October 8, 2007:

From Chris-
Couple more sketches of our duo. Definitely a good call on the more exaggeration. I’m liking the vibe they have a lot more already and it fits a lot better. Didn’t make too many changes, but some things are a bit different. Mostly on our dwarf.

October 10, 2007:
Here’s my original outline for the story-

2 Copper Pieces
No Magic. No Problem

Story by Jim Zubkavich
Art by Chris Stevens

Pitch:
In a backwater fantasy world filled with all manners of magical beasts, poverty, disease and other horrifying threats, it’s a daily struggle to survive. Most people keep their head low, stay in the village they were born and eke out a life as a farmer or simple tradesperson. The only people strong enough to have anything else are protected by sorcerous powers or in the employ of the demonic.

Except for our two protagonists – They thrive by being stubborn and tough as Hell.

No one knows where this human and dwarf came from or how they’ve survived so long without using a speck of magic. They travel the land slaying every kind of beast in their path with sheer physical grit and vicious trickery. They’re not heroic or even nice – in fact they might be two of the most irritating and ornery assholes to ever heft a blade. No matter how obnoxious they may be, no one can argue with their results and the huge trail of corpses left in their wake. In world of the weak, they’re fighters.

Some folks despise them, others praise or even worship them – they don’t care.
They’d kill anything for 2 copper pieces.

Overview:
2 Copper Pieces is a fantasy parody on steroids. It revels in the clichés of sword and sorcery while injecting them with an extra spark of sass and violence. It’s not deep and meaningful by any stretch, instead keeping the reader engaged with snappy dialogue and inventive use of monsters. Like Ash from Army of Darkness, our “heroes” are so full of themselves and capable that you like them, even when they’re being absolute jerks.

Anthology Story:
The Popgun Anthology story would be a short 8-10 page quest by our protagonists, dropping readers into the middle of their world and a “typical” day for our deadly duo. We follow along as they hunt down a gigantic zombified worm that decimated a village near a boggy marsh. Even against the massive monster, our pair buckles down and gets to work using its own size and weight against it as they out maneuver it and stab deeply time and time again.

Just as our heroes think they’ve finished it off and carved the big worm open, they’re confronted by something even worse – the now exposed decaying remains inside the beast have been marinated in zombie stomach goo and are now a rampaging army of corpse parts lurching towards them. The duo shrug and prepare to wade in to the fray, confident they’ll emerge triumphant no matter what.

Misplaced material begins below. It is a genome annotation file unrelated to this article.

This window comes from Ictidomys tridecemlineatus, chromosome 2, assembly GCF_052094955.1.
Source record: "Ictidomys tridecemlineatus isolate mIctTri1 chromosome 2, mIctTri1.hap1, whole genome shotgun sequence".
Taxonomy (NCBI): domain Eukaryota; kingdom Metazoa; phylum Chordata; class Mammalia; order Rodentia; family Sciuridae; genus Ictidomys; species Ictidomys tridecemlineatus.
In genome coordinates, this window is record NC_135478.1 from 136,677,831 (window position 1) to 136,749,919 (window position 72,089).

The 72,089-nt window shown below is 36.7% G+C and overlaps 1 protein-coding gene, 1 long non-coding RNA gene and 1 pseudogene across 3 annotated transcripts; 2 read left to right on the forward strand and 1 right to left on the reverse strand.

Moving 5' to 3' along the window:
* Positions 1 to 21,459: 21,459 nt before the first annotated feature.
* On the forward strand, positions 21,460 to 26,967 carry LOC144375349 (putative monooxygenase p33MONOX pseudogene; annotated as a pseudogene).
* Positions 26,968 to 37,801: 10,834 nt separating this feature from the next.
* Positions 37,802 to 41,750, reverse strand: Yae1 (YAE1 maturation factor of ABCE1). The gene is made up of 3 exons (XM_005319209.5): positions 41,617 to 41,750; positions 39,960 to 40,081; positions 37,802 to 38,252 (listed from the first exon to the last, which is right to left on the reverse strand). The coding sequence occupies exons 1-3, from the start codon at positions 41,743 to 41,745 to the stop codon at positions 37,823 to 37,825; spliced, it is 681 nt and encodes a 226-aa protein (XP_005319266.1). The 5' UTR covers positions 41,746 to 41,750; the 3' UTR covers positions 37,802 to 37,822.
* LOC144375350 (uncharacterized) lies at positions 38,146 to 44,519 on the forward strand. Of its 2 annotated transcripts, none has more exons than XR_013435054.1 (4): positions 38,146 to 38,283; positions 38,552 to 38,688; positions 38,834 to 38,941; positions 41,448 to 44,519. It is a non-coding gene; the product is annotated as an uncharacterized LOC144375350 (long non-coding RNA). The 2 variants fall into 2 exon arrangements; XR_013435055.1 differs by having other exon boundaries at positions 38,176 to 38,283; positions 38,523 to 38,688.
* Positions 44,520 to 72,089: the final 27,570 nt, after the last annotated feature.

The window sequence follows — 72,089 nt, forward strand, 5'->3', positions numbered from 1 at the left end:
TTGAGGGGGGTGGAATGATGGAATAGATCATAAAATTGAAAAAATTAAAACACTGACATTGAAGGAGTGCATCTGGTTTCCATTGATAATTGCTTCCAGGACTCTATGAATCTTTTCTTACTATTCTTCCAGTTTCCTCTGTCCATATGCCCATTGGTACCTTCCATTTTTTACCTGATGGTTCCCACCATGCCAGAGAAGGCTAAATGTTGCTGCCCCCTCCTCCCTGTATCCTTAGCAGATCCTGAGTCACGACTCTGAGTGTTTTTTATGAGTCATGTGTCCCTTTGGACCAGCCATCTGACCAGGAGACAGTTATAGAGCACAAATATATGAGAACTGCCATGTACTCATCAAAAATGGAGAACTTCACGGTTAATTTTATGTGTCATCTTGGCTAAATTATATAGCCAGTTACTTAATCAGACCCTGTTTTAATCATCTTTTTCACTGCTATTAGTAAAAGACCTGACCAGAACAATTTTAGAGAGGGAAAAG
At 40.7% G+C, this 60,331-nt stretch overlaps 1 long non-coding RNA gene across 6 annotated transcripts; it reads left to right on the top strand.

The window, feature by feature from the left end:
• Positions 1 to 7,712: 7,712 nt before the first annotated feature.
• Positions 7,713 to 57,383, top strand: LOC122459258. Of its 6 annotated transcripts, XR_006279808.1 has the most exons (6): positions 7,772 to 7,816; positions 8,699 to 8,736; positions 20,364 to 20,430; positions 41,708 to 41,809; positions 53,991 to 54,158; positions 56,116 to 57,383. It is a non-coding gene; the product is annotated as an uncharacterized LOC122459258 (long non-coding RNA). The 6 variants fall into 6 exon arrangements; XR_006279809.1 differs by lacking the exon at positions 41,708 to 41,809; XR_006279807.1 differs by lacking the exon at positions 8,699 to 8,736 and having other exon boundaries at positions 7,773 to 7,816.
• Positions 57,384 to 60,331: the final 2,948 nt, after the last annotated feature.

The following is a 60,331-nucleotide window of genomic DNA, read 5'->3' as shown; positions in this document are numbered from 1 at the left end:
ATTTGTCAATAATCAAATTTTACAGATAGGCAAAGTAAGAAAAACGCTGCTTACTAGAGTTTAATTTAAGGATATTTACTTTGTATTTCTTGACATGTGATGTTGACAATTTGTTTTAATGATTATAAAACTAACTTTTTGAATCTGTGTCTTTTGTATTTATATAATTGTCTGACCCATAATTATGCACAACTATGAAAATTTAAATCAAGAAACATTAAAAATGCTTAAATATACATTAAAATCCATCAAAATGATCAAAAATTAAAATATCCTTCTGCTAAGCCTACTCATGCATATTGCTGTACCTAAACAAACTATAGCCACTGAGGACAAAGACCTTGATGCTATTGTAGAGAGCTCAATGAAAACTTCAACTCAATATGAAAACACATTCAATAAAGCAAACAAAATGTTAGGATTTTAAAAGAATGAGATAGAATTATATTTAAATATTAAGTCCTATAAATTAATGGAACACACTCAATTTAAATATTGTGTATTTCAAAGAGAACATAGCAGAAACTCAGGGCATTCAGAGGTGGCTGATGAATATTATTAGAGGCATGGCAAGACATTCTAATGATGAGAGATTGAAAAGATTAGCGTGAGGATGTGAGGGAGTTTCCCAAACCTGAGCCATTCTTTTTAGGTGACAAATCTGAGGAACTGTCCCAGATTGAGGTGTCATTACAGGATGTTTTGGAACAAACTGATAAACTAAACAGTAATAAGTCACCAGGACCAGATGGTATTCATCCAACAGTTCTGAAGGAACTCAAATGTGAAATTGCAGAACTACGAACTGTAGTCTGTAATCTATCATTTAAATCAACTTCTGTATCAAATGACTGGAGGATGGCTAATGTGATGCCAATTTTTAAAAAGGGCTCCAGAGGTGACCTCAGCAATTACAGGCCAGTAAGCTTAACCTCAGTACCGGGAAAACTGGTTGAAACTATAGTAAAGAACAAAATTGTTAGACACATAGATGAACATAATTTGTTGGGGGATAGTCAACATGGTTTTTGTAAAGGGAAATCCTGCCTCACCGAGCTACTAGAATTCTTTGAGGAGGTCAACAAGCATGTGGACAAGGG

Chris liked it and Joe approved the pitch.

October 19, 2007:
Chris sent a design sketch of the worm.

Over the next three and a half months, Chris would digitally paint up the 10-page anthology story in between his other freelance projects and the holidays. Marshall Dillon lettered the story and we handed in the finished files in late January.

The response from Joe and the rest of the Popgun team was really strong.

February 4, 2008:
Erik Larsen, Publisher at Image Comics at that time, reached out with praise for the artwork:


Joe fired over some of your pages and I was pretty much floored by what I saw! You’ve got some serious chops, fellow. I dunno how fast you are or how versatile you are but I think you have some real promise and I’d like to help line you up with some work once you’ve wrapped up your Popgun yarn. Is there a website where I can see some more of your stuff?

Joe asked if we wanted to do more for Popgun Volume 3, which was already in development even before Volume 2 arrived in stores. I was excited to do another story with the boys from 2 Copper Pieces, but Chris was worried about the amount of time it would take.

April 11, 2008:
I sent Chris a concept for a 3-page story called ‘Gotcha’, a short interlude with our 2 Copper Pieces boys and Chris illustrated it over the next four weeks.

April 18, 2008:
I attended New York Comic Con (which ran from April 18-20 that year) and chatted with Erik Larsen. He asked if we were interested in pitching 2 Copper Pieces as an Image series.


May 13, 2008:
I email Joe and Erik an update on our progress-

Chris has been on a tear after wrapping up that second short story for Popgun v3. We’re going to put together a full comic proposal for Image built off of the “2 Copper Pieces” characters, having them storm their way through fantasy scenarios with violence and verve. After talking with Erik at New York Comic Con about it, he mentioned that the title should be catchier, so we’ve also got a few new title ideas that we think convey the concept in a catchy way:

Scumbags (Simple and straight to the point. Having this in a flowing calligraphy font for the title would have some amusing contrast to it)
Less Than Legendary (Also quite descriptive)
Never Legendary (Similar Concept)
Good Samaritans (Which, of course, they are anything but)
Dwarf & Baldy (a bit like Sam & Twitch)


May 14, 2008
Email back from Joe:
I don’t like any of those titles, including “Dwarf & Baldy”. I don’t see the Sam & Twitch connection.

Think more along the lines of BATTLE CHASERS. Something exciting, dramatic, that is still fantasy oriented. Good Samaritans is just plain boring.

By early June I’d come up with “Skullkickers” and bought the www.skullkickers.com URL, just in case.

June 13th, 2008: